“The day I learned I was to receive the Nobel Prize, after just two and a half hours sleep the night before, I taught my class on the physics of photography, although the lecture was not on photographic lenses, but the discovery of super fluidity in Helium-3,” he notes.
The couple did not have children. Osheroff thinks teaching young people fulfilled that aspect of his life. “As an academic, I have got lots of children.”
He still travels about once a month internationally to talk about science, he is now a 2 million-mile airline traveler. The avid photographer also likes road trips. They will spend three days or so heading up to the Harbor and back for the reunion. He is scheduled to attend a tour of Grays Harbor on Saturday and social events at the Elks Club that evening and Sunday morning, reunion organizer Jim Wynans said.
Osheroff is looking forward to seeing old friends and the Harbor where he worked with brother William John at the Grays Harbor Paper Mill because his father believed they should do manual labor. He mentions many classmates during conversation. Richard Townsend, Dr. Stuart Markwell, Jane Bivens and Gary Sanford are but a few who live in his memories of his life on the Harbor. Townsend and Sanford are deceased, Bivens and Markwell will be there, Wynans said in an email. Osheroff doesn’t know if the landscape of the Harbor influenced his photography. Then he remembers Camp Bishop where he went every summer for five or six years. He was the first camper to catch a fish, “probably a trout.”
He and “the great Gary Sanford” hiked up to Flapjacks Lake where there is a shallow waterfall between two lakes. Watching the sunset against the sharp crags and the stars appear is vivid in his mind. There the son of a medical family and the son of a mill family could talk. Though from different backgrounds, they had one of “those wonderful conversations that really touches your heart.”
Bivens is the daughter of Al Bivens, the track coach and head of the wood shop, Osheroff remembers. “When I was awarded a distinguished alumnus award in 1982, the high school gave me a most impressive memento, with the school emblem carved into a solid walnut board and with my name, year of graduation (1963), and the year the award was given. It is the award which I prize most dearly.”
CLASS OF 1963
Doug Osheroff is modest about his time at J.M Weatherwax high school. He was a good student, but “only really excelled in physics and chemistry,” he says. He was valedictorian mainly because of a rivalry with his older brother William John, who had also been one, he claims.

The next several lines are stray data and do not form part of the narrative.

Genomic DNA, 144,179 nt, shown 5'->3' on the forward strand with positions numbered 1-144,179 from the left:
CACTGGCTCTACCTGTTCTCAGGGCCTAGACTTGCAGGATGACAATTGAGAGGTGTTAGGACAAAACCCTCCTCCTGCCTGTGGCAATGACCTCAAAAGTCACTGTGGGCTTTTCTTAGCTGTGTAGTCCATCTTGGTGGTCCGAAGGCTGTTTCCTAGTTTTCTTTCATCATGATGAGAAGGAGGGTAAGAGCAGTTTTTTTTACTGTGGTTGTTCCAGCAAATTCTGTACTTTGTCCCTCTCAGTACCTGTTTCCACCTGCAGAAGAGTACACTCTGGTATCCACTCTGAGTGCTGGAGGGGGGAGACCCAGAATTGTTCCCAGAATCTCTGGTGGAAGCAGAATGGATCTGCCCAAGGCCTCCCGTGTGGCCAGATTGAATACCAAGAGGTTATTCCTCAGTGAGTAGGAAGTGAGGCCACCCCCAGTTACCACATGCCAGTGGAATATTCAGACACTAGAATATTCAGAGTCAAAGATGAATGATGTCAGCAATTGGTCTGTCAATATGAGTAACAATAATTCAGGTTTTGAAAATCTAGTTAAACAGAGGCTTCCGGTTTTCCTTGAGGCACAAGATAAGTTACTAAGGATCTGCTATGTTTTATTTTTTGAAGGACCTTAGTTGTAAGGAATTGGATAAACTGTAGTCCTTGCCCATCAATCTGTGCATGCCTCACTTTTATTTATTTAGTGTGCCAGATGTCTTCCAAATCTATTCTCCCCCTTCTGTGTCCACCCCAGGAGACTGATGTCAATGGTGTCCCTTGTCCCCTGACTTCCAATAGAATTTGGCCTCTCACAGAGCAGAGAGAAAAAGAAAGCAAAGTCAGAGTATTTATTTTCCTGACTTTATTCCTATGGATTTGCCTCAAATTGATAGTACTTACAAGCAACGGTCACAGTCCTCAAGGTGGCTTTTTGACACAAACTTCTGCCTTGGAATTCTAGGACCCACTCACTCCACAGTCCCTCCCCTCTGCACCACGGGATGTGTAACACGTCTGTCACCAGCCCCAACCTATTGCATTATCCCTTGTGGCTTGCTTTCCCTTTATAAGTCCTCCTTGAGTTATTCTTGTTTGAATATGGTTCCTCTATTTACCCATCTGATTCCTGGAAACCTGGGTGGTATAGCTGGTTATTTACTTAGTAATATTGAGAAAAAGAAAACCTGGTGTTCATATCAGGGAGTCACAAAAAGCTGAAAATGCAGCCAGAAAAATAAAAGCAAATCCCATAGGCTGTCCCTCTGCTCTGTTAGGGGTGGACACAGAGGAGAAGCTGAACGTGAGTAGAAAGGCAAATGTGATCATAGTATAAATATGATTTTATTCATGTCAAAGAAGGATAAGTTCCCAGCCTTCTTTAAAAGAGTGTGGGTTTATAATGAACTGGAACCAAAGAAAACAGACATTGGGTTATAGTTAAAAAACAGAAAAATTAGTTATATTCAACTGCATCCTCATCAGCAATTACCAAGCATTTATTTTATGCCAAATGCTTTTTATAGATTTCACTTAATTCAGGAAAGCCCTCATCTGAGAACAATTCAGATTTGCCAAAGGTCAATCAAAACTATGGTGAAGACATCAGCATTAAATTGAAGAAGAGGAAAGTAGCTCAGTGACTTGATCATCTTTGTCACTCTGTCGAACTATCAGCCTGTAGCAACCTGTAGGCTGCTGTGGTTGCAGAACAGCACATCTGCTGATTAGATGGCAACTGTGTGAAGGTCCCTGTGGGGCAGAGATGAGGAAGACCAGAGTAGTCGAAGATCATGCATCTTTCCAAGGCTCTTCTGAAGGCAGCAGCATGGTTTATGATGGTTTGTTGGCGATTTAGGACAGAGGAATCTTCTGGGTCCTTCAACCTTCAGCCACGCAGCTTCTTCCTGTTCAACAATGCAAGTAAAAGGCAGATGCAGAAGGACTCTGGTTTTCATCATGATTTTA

Beachcombers band member and reunion organizer Jim Wynans shares these memories about Osheroff and the extraordinary class of 1963:
“I would hate to single out Doug as being different in school. He was NOT different other than being the class valedictorian. He participated in school activities and was “one of the guys” (a quote I used when interviewed by KOMO TV after he received the Nobel Prize). He played poker on the weekends and attended dances and socialized with the rest of us. We all knew Doug was talented but we didn’t worship him.
“Our class was very strong willed and collectively we accomplished a lot. We all supported community activities as a whole and raised funds for the United Weatherwax Drive raising a record amount to give to the United Way. We stuck together when it came to class activities, always challenging the other classes. It was said by the principal that changes had to wait until we became Seniors and then we would lead the changes and underclassmen would follow. Indeed, that is a part of our legacy. Our music department was always judged with superior ratings in Band, Orchestra and Choir.
“Our athletic department was two years consecutive first place in the SW Washington league in Football and Track and we were Washington State champions in Track and Field. Our graduates include three persons who went on to be professional entertainers, several All-American football players, numerous teachers and school administrators, notable doctors of oncology and neurology, a military leader, a Nobel laureate, successful business people and supportive moms and dads and grandparents. All in all, we were typical in most respects of 18-year-olds when viewed from outside, but within the class, we were supportive of each other and strong willed in our destiny. Our reunions have always attracted a large number of classmates returning for social interaction and all of the classmates have continued being financially supportive of our other classmates. No classmate is denied attending our reunion for any reason. That is close-knit class support.”